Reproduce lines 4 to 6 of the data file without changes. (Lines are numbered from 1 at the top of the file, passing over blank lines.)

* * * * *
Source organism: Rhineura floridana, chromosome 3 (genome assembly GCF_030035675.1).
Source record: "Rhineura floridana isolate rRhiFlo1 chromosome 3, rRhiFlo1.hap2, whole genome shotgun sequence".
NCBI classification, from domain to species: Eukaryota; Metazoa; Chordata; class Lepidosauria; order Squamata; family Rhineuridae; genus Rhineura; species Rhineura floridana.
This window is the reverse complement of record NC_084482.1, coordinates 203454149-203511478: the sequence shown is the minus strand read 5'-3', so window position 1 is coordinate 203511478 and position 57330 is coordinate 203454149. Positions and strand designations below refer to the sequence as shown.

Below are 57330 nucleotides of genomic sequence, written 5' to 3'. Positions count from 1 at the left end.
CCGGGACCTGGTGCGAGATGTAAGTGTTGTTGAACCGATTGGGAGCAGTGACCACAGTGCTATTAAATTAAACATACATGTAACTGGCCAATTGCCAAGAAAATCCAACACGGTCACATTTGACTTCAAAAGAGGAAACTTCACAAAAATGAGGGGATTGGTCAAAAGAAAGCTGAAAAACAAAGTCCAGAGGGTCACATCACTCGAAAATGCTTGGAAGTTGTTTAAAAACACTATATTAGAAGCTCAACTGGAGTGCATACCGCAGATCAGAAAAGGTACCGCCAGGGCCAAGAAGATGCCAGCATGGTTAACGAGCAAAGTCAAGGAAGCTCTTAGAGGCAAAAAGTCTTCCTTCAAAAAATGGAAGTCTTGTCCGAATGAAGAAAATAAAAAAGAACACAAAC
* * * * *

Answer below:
This window is the reverse complement of record NC_084482.1, coordinates 203454149-203511478: the sequence shown is the minus strand read 5'-3', so window position 1 is coordinate 203511478 and position 57330 is coordinate 203454149. Positions and strand designations below refer to the sequence as shown.

Below are 57330 nucleotides of genomic sequence, written 5' to 3'. Positions count from 1 at the left end.
CCGGGACCTGGTGCGAGATGTAAGTGTTGTTGAACCGATTGGGAGCAGTGACCACAGTGCTATTAAATTAAACATACATGTAACTGGCCAATTGCCAAGAAAATCCAACACGGTCACATTTGACTTCAAAAGAGGAAACTTCACAAAAATGAGGGGATTGGTCAAAAGAAAGCTGAAAAACAAAGTCCAGAGGGTCACATCACTCGAAAATGCTTGGAAGTTGTTTAAAAACACTATATTAGAAGCTCAACTGGAGTGCATACCGCAGATCAGAAAAGGTACCGCCAGGGCCAAGAAGATGCCAGCATGGTTAACGAGCAAAGTCAAGGAAGCTCTTAGAGGCAAAAAGTCTTCCTTCAAAAAATGGAAGTCTTGTCCGAATGAAGAAAATAAAAAAGAACACAAAC